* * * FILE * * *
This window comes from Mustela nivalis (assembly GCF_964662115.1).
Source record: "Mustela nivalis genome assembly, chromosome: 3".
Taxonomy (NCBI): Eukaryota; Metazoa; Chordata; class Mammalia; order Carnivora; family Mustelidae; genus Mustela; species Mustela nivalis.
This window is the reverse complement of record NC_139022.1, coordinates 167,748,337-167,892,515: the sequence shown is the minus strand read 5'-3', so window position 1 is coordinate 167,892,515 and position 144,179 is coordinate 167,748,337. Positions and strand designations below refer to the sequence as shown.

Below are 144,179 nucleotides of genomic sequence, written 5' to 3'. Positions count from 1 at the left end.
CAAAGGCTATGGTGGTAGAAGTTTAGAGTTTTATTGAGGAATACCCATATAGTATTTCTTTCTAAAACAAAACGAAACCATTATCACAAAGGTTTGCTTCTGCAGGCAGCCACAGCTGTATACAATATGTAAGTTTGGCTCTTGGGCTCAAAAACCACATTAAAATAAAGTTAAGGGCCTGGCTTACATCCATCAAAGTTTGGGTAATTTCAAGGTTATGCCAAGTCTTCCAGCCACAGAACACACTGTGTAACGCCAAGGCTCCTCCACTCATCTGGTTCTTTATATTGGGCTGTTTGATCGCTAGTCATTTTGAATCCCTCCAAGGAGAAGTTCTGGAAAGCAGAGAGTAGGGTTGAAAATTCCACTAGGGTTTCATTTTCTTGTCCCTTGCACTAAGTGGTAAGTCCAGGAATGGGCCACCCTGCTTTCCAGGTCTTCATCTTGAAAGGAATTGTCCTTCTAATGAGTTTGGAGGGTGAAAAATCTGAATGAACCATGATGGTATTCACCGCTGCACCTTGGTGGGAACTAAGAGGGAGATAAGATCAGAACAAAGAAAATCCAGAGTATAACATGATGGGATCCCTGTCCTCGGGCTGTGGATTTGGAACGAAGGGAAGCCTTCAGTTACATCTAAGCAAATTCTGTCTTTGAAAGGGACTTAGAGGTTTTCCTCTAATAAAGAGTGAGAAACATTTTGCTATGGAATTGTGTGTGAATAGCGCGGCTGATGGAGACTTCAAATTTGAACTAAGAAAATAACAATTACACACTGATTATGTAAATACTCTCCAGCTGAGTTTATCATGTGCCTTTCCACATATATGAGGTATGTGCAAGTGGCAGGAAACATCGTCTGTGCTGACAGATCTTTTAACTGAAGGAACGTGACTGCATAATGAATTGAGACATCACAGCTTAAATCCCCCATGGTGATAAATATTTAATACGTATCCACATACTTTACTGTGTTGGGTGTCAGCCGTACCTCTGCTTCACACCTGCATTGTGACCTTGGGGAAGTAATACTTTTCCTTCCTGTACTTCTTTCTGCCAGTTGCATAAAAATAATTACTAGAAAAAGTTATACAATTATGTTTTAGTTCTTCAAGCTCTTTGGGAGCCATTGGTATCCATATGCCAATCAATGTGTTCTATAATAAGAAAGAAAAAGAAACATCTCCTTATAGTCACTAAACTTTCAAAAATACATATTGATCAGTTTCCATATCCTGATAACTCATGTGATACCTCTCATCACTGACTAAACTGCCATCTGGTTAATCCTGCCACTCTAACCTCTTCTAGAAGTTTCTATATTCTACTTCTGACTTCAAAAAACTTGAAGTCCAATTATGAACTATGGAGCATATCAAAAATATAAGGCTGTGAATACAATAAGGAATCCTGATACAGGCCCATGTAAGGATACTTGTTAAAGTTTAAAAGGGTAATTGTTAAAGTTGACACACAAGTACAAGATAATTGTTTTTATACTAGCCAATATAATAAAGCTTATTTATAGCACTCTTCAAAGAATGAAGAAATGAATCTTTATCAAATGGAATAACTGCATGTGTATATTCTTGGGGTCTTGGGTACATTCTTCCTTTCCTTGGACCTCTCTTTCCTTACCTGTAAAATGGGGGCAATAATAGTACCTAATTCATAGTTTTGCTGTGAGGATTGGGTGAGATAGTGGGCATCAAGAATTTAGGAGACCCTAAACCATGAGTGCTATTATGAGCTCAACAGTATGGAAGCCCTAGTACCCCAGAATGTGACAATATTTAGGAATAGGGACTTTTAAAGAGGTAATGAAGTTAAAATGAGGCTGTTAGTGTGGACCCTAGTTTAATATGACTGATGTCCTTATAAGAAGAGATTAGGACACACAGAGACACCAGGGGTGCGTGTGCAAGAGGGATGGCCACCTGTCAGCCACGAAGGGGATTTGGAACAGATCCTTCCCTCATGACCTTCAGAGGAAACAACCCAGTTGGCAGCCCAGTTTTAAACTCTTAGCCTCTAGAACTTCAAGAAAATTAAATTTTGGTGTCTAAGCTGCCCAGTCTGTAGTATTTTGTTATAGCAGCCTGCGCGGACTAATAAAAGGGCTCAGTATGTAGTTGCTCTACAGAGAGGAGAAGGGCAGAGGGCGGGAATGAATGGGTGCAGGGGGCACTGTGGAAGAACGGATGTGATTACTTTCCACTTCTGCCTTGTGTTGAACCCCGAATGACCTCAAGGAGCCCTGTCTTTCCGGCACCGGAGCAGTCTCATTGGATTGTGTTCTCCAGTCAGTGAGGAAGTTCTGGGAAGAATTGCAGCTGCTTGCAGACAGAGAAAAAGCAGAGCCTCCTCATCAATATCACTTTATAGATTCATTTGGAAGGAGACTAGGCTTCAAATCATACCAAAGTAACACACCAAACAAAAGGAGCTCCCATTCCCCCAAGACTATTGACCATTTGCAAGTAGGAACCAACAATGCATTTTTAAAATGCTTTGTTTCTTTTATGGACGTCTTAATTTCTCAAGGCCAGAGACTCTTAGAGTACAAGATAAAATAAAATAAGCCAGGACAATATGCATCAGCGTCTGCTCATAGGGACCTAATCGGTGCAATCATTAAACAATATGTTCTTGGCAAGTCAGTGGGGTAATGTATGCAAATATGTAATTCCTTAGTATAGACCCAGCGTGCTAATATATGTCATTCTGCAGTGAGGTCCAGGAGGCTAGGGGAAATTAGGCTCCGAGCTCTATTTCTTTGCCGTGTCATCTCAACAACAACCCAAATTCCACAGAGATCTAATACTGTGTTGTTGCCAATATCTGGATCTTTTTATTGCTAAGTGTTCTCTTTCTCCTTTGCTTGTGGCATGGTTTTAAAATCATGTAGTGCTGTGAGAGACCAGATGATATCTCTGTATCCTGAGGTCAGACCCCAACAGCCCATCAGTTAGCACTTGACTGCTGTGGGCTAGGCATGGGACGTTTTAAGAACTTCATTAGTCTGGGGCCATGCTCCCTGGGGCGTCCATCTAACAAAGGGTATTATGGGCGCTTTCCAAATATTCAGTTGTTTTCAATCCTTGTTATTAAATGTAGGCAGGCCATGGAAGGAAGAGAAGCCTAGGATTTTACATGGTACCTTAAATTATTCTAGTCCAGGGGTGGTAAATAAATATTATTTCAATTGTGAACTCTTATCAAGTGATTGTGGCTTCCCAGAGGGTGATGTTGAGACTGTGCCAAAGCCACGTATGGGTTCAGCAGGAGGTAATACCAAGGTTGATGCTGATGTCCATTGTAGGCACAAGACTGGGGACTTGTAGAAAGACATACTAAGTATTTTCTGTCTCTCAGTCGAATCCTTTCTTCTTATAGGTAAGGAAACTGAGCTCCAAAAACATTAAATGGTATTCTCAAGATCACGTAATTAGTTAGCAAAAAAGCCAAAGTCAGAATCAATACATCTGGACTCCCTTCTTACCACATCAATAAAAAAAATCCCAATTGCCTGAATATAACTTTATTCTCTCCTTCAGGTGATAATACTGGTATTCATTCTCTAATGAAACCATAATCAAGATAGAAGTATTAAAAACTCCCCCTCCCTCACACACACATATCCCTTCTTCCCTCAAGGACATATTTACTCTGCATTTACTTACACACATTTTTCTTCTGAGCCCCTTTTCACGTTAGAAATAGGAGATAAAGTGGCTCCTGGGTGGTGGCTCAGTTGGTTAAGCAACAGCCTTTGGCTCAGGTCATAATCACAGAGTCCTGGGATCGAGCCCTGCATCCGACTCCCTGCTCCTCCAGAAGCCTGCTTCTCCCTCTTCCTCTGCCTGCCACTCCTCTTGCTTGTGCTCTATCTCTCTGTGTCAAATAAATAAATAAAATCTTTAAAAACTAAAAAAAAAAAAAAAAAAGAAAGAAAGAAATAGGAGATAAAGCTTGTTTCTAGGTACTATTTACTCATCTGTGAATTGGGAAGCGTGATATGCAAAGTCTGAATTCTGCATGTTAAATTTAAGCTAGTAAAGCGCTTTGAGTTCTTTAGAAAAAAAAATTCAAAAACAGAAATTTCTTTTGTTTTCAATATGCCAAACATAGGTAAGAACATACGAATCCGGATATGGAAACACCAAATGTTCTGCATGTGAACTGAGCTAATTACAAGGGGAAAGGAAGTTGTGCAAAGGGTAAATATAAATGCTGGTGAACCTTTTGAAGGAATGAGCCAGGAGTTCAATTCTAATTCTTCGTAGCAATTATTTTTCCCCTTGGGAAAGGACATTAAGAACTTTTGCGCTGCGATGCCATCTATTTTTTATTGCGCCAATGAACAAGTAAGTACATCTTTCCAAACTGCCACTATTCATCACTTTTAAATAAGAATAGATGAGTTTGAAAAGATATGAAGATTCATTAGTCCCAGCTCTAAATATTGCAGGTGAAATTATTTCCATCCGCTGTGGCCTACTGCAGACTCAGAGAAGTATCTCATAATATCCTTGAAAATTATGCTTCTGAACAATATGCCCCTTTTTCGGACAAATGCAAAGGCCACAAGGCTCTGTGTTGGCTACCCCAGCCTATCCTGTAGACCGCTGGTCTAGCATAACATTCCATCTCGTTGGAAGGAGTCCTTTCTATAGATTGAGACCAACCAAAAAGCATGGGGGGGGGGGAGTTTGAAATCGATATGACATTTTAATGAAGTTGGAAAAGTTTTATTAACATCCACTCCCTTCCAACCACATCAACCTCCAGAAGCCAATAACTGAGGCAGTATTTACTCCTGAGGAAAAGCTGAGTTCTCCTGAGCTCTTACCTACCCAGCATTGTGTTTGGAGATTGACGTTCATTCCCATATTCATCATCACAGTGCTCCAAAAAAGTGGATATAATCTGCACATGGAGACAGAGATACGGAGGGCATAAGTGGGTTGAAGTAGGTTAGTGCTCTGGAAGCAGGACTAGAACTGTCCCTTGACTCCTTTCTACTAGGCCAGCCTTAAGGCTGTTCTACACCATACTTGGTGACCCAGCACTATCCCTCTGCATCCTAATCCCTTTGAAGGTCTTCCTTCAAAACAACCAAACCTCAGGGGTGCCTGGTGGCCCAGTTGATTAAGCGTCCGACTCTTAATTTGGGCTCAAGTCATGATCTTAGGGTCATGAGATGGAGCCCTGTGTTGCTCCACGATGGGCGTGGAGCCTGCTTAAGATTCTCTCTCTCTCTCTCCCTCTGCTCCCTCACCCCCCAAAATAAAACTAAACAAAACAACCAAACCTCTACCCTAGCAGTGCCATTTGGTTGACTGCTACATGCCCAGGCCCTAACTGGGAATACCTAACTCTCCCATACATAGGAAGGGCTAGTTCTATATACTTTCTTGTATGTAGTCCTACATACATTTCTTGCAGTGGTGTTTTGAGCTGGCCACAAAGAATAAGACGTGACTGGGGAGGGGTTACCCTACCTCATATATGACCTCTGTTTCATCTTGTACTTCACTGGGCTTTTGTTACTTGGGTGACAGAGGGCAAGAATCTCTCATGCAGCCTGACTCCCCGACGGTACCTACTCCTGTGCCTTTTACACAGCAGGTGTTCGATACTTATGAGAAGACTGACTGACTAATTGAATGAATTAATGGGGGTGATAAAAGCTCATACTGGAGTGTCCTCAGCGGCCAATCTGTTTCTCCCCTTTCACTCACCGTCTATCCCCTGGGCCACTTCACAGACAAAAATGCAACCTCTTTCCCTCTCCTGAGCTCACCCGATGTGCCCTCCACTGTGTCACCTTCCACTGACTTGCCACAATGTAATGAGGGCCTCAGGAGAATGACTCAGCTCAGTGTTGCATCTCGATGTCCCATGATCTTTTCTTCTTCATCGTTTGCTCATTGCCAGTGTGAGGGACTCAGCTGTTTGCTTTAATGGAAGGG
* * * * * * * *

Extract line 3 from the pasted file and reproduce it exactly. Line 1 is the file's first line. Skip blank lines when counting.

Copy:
Taxonomy (NCBI): Eukaryota; Metazoa; Chordata; class Mammalia; order Carnivora; family Mustelidae; genus Mustela; species Mustela nivalis.